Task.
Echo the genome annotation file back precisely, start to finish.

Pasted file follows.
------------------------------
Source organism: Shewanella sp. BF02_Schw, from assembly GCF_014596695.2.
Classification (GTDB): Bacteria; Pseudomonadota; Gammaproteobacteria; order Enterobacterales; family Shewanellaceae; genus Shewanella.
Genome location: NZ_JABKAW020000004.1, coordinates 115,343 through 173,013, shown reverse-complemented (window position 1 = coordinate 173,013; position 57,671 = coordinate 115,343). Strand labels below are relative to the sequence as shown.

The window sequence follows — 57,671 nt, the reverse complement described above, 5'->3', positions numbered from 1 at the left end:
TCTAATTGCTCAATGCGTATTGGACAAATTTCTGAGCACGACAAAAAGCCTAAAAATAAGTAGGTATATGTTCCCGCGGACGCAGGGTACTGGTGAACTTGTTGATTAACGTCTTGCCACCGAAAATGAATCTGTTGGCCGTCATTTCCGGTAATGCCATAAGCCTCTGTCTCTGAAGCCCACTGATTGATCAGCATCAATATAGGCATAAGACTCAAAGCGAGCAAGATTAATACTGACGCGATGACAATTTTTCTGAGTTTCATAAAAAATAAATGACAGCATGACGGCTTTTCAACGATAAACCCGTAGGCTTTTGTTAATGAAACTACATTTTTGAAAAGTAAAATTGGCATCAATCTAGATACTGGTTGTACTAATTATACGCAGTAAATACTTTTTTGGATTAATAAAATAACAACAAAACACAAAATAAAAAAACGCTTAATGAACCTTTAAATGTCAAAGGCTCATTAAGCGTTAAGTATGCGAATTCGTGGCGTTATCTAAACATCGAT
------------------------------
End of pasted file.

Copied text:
Source organism: Shewanella sp. BF02_Schw, from assembly GCF_014596695.2.
Classification (GTDB): Bacteria; Pseudomonadota; Gammaproteobacteria; order Enterobacterales; family Shewanellaceae; genus Shewanella.
Genome location: NZ_JABKAW020000004.1, coordinates 115,343 through 173,013, shown reverse-complemented (window position 1 = coordinate 173,013; position 57,671 = coordinate 115,343). Strand labels below are relative to the sequence as shown.

The window sequence follows — 57,671 nt, the reverse complement described above, 5'->3', positions numbered from 1 at the left end:
TCTAATTGCTCAATGCGTATTGGACAAATTTCTGAGCACGACAAAAAGCCTAAAAATAAGTAGGTATATGTTCCCGCGGACGCAGGGTACTGGTGAACTTGTTGATTAACGTCTTGCCACCGAAAATGAATCTGTTGGCCGTCATTTCCGGTAATGCCATAAGCCTCTGTCTCTGAAGCCCACTGATTGATCAGCATCAATATAGGCATAAGACTCAAAGCGAGCAAGATTAATACTGACGCGATGACAATTTTTCTGAGTTTCATAAAAAATAAATGACAGCATGACGGCTTTTCAACGATAAACCCGTAGGCTTTTGTTAATGAAACTACATTTTTGAAAAGTAAAATTGGCATCAATCTAGATACTGGTTGTACTAATTATACGCAGTAAATACTTTTTTGGATTAATAAAATAACAACAAAACACAAAATAAAAAAACGCTTAATGAACCTTTAAATGTCAAAGGCTCATTAAGCGTTAAGTATGCGAATTCGTGGCGTTATCTAAACATCGAT